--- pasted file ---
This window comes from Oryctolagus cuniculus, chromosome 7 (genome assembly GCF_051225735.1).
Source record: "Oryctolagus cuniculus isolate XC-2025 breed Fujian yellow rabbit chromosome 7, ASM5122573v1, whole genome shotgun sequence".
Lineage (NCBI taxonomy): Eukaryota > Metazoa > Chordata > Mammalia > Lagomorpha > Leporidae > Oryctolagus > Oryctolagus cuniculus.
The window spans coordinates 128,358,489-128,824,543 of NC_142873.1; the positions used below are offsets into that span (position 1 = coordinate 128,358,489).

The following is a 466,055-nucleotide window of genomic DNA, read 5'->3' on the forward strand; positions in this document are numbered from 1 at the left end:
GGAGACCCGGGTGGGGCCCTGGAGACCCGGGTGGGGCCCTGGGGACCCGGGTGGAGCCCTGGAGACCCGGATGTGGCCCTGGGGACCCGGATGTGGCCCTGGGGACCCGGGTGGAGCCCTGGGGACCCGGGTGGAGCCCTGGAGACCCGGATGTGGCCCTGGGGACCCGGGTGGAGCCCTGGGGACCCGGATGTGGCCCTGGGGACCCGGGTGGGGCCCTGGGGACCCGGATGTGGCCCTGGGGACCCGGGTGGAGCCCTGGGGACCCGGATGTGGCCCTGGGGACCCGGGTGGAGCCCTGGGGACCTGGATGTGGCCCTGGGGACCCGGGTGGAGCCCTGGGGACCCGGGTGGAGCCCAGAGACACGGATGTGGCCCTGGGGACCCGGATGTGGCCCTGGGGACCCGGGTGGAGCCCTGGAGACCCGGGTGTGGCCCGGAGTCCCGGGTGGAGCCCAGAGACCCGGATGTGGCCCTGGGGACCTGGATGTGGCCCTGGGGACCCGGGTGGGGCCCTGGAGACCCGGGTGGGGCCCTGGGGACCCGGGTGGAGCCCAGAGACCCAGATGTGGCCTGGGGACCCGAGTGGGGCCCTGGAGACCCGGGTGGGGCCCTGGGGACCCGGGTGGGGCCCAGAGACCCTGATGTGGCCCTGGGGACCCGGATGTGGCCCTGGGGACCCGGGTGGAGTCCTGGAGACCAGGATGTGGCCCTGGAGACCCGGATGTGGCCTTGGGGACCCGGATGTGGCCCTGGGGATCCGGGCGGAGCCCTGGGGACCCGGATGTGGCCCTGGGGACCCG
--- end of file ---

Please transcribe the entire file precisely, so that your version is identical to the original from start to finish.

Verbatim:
This window comes from Oryctolagus cuniculus, chromosome 7 (genome assembly GCF_051225735.1).
Source record: "Oryctolagus cuniculus isolate XC-2025 breed Fujian yellow rabbit chromosome 7, ASM5122573v1, whole genome shotgun sequence".
Lineage (NCBI taxonomy): Eukaryota > Metazoa > Chordata > Mammalia > Lagomorpha > Leporidae > Oryctolagus > Oryctolagus cuniculus.
The window spans coordinates 128,358,489-128,824,543 of NC_142873.1; the positions used below are offsets into that span (position 1 = coordinate 128,358,489).

The following is a 466,055-nucleotide window of genomic DNA, read 5'->3' on the forward strand; positions in this document are numbered from 1 at the left end:
GGAGACCCGGGTGGGGCCCTGGAGACCCGGGTGGGGCCCTGGGGACCCGGGTGGAGCCCTGGAGACCCGGATGTGGCCCTGGGGACCCGGATGTGGCCCTGGGGACCCGGGTGGAGCCCTGGGGACCCGGGTGGAGCCCTGGAGACCCGGATGTGGCCCTGGGGACCCGGGTGGAGCCCTGGGGACCCGGATGTGGCCCTGGGGACCCGGGTGGGGCCCTGGGGACCCGGATGTGGCCCTGGGGACCCGGGTGGAGCCCTGGGGACCCGGATGTGGCCCTGGGGACCCGGGTGGAGCCCTGGGGACCTGGATGTGGCCCTGGGGACCCGGGTGGAGCCCTGGGGACCCGGGTGGAGCCCAGAGACACGGATGTGGCCCTGGGGACCCGGATGTGGCCCTGGGGACCCGGGTGGAGCCCTGGAGACCCGGGTGTGGCCCGGAGTCCCGGGTGGAGCCCAGAGACCCGGATGTGGCCCTGGGGACCTGGATGTGGCCCTGGGGACCCGGGTGGGGCCCTGGAGACCCGGGTGGGGCCCTGGGGACCCGGGTGGAGCCCAGAGACCCAGATGTGGCCTGGGGACCCGAGTGGGGCCCTGGAGACCCGGGTGGGGCCCTGGGGACCCGGGTGGGGCCCAGAGACCCTGATGTGGCCCTGGGGACCCGGATGTGGCCCTGGGGACCCGGGTGGAGTCCTGGAGACCAGGATGTGGCCCTGGAGACCCGGATGTGGCCTTGGGGACCCGGATGTGGCCCTGGGGATCCGGGCGGAGCCCTGGGGACCCGGATGTGGCCCTGGGGACCCG